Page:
1. In a housed speed-reducer, the combination of: a housing, comprising a base and a cover, having such juncture surfaces that the cover is capable of being affixed to the base in either of two selective positions of relative rotation 180 degrees apart; an input shaft, journaled to extend within the housing in a fixed direction with respect to the base; an output shaft, journaled to extend within the housing in a fixed direction with respect to the cover; said two journalings, and the relation between the cover and the base, being respectively such that, in one of the two positions of relative rotation the two shafts are coplanar, parallel, and oppositely extending, and in the other of said two positions the two shafts are coplanar and perpendicular; a set of two intermeshing spur-gears for use on said shafts when parallel; a set of two intermeshing bevel-gears for use on said shafts when perpendicular; and means for securing the cover to the base in each of the covers two selective positions; said two sets of gears being selectively mounted on and fixed to the shafts according to whether the shafts are parallel or perpendicuiar.
2. A housed speed-reducer according to claim 1, where in: tie output shaft is journaled eccentrically in a shaftmounting member supported by the cover; and wherein said member and the cover have such juncture surfaces that said member is capable of being afiixed to the cover in either of two selective positions of relative rotation 180 degrees apart, whereby ther: are attainable two selective positions of the output shaft when parallel to the input shaft, and two selective positions of the output shaft when perpendicular to the input shaft; and wherein there are correspondingly two different sets of interrneshing spur gears for use on the shafts when parallel, and two difierent sets of intermeshing bevel gears for use on the shafts when perpendicular; and wherein there are means for securing the shaft-mounting member to the cover in each of said members two selective positions; said four sets of gears being selectively mounted on and fixed to the shafts according to which of the four selective positions the output shaft occupies.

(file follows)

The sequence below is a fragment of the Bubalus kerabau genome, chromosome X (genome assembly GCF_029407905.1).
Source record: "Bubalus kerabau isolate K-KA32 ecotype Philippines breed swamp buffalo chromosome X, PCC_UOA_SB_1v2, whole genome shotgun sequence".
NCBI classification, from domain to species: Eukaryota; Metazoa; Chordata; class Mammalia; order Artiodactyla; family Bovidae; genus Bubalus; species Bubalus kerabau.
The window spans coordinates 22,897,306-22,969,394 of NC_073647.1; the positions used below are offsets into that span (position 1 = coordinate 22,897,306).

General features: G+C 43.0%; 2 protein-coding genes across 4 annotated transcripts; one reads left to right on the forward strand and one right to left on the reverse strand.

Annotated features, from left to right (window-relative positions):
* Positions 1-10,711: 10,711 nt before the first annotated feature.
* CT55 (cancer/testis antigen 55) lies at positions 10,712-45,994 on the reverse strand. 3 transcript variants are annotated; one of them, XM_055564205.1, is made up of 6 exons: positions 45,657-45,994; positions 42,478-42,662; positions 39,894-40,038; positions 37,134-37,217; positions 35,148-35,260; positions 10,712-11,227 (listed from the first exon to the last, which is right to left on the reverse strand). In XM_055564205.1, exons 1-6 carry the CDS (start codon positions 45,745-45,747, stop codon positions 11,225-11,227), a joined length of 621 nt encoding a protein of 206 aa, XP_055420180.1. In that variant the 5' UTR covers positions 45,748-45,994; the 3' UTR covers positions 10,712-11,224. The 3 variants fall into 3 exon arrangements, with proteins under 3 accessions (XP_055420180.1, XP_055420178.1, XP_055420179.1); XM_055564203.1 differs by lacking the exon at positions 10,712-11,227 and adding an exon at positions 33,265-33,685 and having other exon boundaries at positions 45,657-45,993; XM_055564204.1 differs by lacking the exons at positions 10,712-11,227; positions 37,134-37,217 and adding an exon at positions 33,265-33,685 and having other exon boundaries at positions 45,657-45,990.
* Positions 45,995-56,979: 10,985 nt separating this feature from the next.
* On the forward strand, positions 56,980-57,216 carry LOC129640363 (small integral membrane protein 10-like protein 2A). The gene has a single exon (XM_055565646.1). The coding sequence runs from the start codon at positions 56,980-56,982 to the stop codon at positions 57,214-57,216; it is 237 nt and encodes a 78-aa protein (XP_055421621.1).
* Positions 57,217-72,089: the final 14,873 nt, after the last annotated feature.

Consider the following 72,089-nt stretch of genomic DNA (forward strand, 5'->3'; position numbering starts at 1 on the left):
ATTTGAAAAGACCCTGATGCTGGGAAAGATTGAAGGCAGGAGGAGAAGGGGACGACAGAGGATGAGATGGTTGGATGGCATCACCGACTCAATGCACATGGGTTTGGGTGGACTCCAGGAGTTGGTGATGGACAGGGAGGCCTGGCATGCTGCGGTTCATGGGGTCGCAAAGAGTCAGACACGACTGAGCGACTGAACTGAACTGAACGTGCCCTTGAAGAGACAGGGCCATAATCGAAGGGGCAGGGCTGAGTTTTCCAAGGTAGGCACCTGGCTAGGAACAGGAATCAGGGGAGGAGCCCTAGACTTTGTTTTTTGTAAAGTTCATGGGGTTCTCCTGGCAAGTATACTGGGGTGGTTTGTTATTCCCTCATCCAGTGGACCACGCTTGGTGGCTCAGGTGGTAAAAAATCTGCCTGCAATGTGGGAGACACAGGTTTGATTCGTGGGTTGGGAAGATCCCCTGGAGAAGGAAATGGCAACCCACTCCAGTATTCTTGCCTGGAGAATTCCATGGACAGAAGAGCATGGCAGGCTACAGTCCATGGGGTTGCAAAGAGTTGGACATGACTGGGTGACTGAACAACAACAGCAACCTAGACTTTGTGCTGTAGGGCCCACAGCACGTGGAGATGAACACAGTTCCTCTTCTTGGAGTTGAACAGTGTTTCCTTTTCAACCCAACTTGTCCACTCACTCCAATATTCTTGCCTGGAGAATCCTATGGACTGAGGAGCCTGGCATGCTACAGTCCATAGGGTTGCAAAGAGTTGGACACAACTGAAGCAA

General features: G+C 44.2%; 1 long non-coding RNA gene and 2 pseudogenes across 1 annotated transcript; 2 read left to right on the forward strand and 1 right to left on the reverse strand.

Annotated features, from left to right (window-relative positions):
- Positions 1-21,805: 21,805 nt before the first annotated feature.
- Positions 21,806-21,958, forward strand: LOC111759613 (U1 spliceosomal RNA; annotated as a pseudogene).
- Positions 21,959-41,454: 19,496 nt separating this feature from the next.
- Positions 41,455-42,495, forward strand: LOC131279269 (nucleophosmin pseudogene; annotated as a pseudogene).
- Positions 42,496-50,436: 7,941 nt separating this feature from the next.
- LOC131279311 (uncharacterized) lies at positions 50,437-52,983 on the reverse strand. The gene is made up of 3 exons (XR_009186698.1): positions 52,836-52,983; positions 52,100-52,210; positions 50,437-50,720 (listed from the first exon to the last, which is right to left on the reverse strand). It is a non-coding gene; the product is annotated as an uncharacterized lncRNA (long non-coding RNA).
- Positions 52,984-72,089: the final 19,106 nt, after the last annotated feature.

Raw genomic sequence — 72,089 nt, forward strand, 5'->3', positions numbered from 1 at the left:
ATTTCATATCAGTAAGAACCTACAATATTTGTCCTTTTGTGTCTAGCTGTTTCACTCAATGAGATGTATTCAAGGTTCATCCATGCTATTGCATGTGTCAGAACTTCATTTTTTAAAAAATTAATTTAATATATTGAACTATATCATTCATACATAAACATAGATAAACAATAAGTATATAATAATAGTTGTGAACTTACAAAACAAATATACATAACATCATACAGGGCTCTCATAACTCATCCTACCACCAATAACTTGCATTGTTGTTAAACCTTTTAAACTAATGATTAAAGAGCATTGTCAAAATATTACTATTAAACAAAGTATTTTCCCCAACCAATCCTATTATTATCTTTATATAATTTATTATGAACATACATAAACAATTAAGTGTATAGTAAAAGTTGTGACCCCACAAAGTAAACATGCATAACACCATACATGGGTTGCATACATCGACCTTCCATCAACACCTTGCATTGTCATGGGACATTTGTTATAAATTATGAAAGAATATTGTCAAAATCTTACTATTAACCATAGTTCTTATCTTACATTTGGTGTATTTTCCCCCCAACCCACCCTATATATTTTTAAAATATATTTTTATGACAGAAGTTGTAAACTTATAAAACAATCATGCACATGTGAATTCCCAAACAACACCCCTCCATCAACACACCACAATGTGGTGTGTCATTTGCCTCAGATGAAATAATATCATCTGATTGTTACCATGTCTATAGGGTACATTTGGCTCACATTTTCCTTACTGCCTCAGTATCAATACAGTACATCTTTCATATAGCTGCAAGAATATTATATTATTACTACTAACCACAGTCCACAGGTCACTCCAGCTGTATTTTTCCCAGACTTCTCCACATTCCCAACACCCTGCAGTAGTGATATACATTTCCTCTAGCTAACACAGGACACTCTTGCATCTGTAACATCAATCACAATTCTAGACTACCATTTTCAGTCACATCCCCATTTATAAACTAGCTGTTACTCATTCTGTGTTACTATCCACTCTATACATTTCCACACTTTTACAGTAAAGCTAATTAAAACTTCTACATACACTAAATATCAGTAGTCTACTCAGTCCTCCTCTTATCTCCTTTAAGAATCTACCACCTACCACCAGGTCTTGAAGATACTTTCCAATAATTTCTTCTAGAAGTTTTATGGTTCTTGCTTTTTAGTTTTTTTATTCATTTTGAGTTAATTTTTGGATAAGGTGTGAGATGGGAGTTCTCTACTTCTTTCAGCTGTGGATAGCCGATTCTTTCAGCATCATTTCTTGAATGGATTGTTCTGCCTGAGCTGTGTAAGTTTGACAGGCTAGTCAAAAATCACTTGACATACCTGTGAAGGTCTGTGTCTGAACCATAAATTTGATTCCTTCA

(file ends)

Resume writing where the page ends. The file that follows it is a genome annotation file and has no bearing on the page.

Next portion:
References Cited in the file of this patent UNITED STATES PATENTS 658,743 Von Trautvetter Sept. 25, 1900 1,281,448 Wendler Oct. 15, 1918 1,348,630 Custenborder Aug. 3, 1920 1,674,400 Kocourek June 19, 1928 1,970,652 Hammitt Aug. 21, 1934 2,497,871 Gn'fiin Feb. 7, 1950 2,509,092 Faulkner May 23, 1950